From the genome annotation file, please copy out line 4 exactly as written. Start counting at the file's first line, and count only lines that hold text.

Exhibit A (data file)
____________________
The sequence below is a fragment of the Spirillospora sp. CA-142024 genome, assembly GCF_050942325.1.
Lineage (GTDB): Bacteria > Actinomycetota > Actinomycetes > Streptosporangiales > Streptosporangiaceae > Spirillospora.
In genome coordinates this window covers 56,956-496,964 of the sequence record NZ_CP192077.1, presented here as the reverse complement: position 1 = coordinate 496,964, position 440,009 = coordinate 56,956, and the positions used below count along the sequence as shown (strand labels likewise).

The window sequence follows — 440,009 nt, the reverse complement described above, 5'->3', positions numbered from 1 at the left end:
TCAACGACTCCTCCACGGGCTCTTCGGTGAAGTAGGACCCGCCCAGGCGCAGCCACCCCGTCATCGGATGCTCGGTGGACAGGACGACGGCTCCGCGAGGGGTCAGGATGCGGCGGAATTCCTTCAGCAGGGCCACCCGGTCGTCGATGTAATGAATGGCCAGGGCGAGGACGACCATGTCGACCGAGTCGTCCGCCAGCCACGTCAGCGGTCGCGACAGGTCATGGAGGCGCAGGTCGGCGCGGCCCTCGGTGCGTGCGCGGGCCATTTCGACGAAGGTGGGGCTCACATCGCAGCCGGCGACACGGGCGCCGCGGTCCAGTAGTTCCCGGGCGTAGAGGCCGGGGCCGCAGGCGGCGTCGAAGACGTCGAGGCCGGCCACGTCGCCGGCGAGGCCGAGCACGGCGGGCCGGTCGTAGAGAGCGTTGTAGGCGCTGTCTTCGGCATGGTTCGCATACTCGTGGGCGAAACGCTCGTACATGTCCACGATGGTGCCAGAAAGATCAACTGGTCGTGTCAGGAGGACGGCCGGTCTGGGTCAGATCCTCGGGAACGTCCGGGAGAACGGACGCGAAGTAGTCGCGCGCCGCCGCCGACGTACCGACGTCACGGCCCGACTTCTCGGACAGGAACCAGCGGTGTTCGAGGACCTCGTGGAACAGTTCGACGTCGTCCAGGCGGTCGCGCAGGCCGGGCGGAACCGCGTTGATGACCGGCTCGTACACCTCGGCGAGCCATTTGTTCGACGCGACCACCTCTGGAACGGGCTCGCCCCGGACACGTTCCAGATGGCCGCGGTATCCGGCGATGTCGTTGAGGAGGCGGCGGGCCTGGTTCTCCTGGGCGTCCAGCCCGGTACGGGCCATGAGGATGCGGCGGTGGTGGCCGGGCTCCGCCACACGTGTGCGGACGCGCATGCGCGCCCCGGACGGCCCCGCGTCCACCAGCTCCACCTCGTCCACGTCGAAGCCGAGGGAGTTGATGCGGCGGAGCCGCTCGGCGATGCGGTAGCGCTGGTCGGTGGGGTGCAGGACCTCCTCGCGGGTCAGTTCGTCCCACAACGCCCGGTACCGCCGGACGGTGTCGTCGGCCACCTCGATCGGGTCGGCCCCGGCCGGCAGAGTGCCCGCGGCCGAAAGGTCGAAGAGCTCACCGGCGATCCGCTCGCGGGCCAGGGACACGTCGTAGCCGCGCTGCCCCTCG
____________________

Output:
The window sequence follows — 440,009 nt, the reverse complement described above, 5'->3', positions numbered from 1 at the left end: